by Brooke Knapick, Director of Educational Program Development

Necessity is the mother of invention. It sounds cliché, but in the evolving and uncertain landscape of environmental education today, this sentiment is extremely applicable. For more than 50 years, a visit to The Wetlands Institute has been a hands-on, feet wet educational experience. The Wetlands Institute hosts more than 20,000 visitors each year and our formal education programs serve over 12,000 children from nearly 150 local schools and organizations, bringing science concepts to life through interactive programs and real-world applications.

Earlier this spring, as schools abruptly closed, with students sent home with laptops, field trips and assemblies canceled, and businesses closed, it became clear that for the remainder of this year, and likely into the next, environmental education would be a largely, if not entirely, virtual experience. Environmental education centers and non-formal educators across the country immediately felt the impact, not just financially, but pedagogically. So much of what makes outdoor and environmental education impactful, and real, relies on the interaction of participant, educator, and outdoor experience, all working in concert to create a genuine human connection to the environment. It is the sights, the smells, the sounds, the feelings, the immersion in the environment that creates connection, and it is the pursuit of fostering this connection that guides our life’s work. Duplicating this emotional and experiential connection in a virtual milieu seemed unfathomable. Many environmental education professionals began to wonder, is it even possible?

Replicating this exact emotional and experiential connection might not be possible, but innovating and creating an entirely new and equally profound virtual connection is possible. Challenging, yes, but possible; and with possibility comes opportunity for invention and growth in new and unexplored directions. With any new teaching method, including a virtual one, varied pedagogical approaches are essential. The personalities and learning styles within the audience are diverse and individuals respond differently in similar situations. In modifying and adapting our programs, we must still present information in a combination of ways that cohesively encompass visual, aural, written and hands-on applications, all while participant, educator, and the environment remain physically distant from one another.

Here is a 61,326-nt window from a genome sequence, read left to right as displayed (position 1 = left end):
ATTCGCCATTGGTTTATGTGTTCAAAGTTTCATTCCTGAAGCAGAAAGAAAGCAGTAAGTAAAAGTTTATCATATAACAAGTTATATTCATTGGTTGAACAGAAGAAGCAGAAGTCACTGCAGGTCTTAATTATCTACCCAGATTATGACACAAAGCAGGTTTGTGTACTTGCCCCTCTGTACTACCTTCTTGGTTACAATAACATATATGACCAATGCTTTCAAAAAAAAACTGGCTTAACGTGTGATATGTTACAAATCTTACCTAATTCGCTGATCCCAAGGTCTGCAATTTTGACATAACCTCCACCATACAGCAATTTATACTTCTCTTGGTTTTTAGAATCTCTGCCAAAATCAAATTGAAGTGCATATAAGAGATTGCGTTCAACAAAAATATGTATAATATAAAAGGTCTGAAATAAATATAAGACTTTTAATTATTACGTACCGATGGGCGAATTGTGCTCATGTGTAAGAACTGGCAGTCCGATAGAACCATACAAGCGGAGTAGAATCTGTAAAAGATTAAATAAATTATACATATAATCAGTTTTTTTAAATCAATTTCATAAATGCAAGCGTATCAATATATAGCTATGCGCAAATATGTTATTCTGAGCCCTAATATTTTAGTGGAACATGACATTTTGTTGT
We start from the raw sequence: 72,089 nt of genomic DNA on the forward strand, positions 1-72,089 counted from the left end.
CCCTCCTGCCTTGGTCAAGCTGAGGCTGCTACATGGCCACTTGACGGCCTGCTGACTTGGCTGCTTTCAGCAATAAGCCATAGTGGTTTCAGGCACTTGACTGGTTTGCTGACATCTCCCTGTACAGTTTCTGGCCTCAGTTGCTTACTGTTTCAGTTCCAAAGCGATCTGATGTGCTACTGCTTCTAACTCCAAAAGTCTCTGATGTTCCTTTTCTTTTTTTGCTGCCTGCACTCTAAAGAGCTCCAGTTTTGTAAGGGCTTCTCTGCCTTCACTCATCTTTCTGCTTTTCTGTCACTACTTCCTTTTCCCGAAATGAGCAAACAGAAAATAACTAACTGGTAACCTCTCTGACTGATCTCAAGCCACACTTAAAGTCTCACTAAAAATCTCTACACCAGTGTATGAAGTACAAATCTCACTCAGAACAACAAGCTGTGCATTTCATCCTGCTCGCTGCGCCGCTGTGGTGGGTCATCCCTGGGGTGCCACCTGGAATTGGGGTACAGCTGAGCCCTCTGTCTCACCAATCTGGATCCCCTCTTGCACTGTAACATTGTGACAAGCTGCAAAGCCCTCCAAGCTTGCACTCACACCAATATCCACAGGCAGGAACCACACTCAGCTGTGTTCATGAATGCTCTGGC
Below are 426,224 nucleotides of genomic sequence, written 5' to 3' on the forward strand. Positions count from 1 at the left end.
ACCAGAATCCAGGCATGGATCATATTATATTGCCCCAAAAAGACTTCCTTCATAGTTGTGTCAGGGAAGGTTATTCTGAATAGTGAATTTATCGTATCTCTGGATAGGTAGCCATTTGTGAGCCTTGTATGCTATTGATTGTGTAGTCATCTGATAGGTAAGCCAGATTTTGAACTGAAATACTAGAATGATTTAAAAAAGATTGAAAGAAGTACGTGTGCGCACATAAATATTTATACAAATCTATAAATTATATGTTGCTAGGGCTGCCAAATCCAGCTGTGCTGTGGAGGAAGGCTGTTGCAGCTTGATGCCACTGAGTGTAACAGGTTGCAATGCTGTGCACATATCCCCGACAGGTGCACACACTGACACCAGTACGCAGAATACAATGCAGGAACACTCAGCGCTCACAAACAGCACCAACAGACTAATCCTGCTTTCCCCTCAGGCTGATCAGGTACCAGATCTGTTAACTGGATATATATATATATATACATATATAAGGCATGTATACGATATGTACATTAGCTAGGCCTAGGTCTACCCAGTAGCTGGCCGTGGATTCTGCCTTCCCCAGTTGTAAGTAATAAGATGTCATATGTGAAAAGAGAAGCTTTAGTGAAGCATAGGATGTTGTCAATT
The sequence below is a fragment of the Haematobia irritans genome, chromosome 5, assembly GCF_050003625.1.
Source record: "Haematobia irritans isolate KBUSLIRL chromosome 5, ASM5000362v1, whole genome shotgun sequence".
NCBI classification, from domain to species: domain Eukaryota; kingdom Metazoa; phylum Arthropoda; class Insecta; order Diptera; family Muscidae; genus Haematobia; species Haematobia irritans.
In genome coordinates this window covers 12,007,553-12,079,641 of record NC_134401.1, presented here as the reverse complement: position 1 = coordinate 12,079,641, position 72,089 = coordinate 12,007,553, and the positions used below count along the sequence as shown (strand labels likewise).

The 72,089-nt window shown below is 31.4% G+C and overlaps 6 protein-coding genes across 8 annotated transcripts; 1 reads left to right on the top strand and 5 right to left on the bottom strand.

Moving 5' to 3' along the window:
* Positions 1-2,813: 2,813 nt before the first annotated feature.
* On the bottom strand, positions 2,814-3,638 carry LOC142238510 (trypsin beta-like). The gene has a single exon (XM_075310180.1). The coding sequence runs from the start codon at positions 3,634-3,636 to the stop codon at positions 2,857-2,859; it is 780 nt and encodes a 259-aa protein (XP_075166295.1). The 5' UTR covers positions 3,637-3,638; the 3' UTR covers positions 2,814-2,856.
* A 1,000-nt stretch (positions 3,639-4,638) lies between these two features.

With that in mind, Education staff began to conceptualize and create a framework, a Virtual Wetlands Experience, to rework our visitor and formal education programs to inspire and foster this new virtual connection to the natural world, while seeking to maintain a competitive edge in a new and emerging frontier. This portal is a new gateway to learning about and exploring our surrounding wetland and marine environment, for both general admission visitors and student-teacher virtual classrooms alike. It will include virtual and interactive tours along our Salt Marsh Trail and Elevated Walkway, in our Aquarium and Terrapin Station, and at our Aquarium Teaching and Touch Tank; live animal Creature Features; virtual exploratory Environmental Education Field Trips and Traveling Environmental Education Programs; downloadable teacher and parent resources; and much more!

Our Virtual Wetlands Experience is only the beginning, a first step in addressing the changing landscape of environmental education. Like all new inventions, it will grow and evolve amid successes and failures, but the environmental educators behind its creation and content are adaptable, innovative, and flexible. These current challenges are embraced not only by The Wetlands Institute, but also the entire environmental education community. We are in this together and are excited about the opportunities we have to expand our programs both this summer and into the next school year. Check out our progress at the Virtual Wetlands Experience.